from the GNU version of the Collaborative International Dictionary of English

  • n. A horse that moves with a high step or proud gait; hence, a person having a proud bearing.

from The Century Dictionary and Cyclopedia

  • n. A horse that lifts its feet high from the ground.
  • n. Hence A person having a dashing or showy walk or bearing.

from WordNet 3.0 Copyright 2006 by Princeton University. All rights reserved.

  • n. a horse trained to lift its feet high off the ground while walking or trotting


Sorry, no etymologies found.


  • Meanwhile, that other animated high-stepper still in the markeptlace?

    The Weekend Steeple Chase (Movie Wise)

  • Though old and lean, Billy is a high-stepper and quick of foot; he never trips nor stumbles.

    Last Leaves from Dunk Island

  • He was not stepping high or jaunty, and Gus was usually a high-stepper, in the mornings.

    Comanche Moon

  • We are like a horse that has been trained to be a "high-stepper."

    Humanly Speaking

  • "Once I run with a high-stepper from Bowlin 'Green, Kentucky, and she told me better nor that," he explained.


  • Most fellers isn't so oneasy about a sister-in-law, but I reckon this one is different, being report says she's a high-stepper, said Walker, as he grinned at

    Hagar's Daughter: A Story of Southern Caste Prejudice

  • A trick is always so low that a high-stepper can walk right over it.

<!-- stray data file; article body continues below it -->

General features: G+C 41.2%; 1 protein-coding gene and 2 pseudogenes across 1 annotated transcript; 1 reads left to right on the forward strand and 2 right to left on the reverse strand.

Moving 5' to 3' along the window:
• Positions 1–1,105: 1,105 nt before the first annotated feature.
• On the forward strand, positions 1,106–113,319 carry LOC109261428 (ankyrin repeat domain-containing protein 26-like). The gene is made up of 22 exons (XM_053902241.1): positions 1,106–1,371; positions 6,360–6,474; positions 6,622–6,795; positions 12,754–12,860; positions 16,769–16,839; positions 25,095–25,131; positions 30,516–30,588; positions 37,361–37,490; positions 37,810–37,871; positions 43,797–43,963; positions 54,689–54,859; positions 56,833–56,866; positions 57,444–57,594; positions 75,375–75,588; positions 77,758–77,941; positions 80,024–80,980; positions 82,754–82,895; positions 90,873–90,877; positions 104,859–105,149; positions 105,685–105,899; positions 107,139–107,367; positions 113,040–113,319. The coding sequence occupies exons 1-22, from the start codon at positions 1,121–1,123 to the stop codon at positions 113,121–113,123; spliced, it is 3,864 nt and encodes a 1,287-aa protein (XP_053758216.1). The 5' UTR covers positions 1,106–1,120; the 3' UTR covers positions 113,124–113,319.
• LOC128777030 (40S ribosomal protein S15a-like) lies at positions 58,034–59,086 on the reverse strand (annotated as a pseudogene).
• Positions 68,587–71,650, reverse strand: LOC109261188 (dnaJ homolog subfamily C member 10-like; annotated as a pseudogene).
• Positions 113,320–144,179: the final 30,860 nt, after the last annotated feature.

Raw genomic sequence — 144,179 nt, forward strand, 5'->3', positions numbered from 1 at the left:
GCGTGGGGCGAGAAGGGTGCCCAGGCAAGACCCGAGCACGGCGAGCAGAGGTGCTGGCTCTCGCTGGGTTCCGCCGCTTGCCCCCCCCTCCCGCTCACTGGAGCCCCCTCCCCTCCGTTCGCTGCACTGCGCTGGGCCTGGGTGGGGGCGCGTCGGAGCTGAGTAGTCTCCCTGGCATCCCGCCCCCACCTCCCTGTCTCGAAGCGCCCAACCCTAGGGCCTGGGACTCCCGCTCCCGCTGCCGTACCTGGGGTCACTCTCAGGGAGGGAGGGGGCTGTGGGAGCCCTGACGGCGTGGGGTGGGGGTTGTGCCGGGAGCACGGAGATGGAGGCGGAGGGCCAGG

Old Gorgon Graham

  • One's a high-stepper -- regular society -- was engaged to the patient and now acts as if she'd married him; and the other -- well, perhaps you can make her out; I can't.

    The Dust Flower

  • Our chosen driver replied to this by saying that he wouldn't be caught dead at a pig fair with Dan Ryan's horse, but in the midst of all the distracting discussions and arguments that followed we held to our original bargain; for we did not like the look of Dan Ryan's high-stepper, who was a 'thrifle mounTAIny,' as they say in these parts, and had a wild eye to boot.

    Penelope's Irish Experiences

  • His patched jacket kept the head of the classes, and his stubby-toed shoes marched up every month to get the ticket, and he had helped more than one heavy-witted "high-stepper" through conditions that threatened to put him out of the race.



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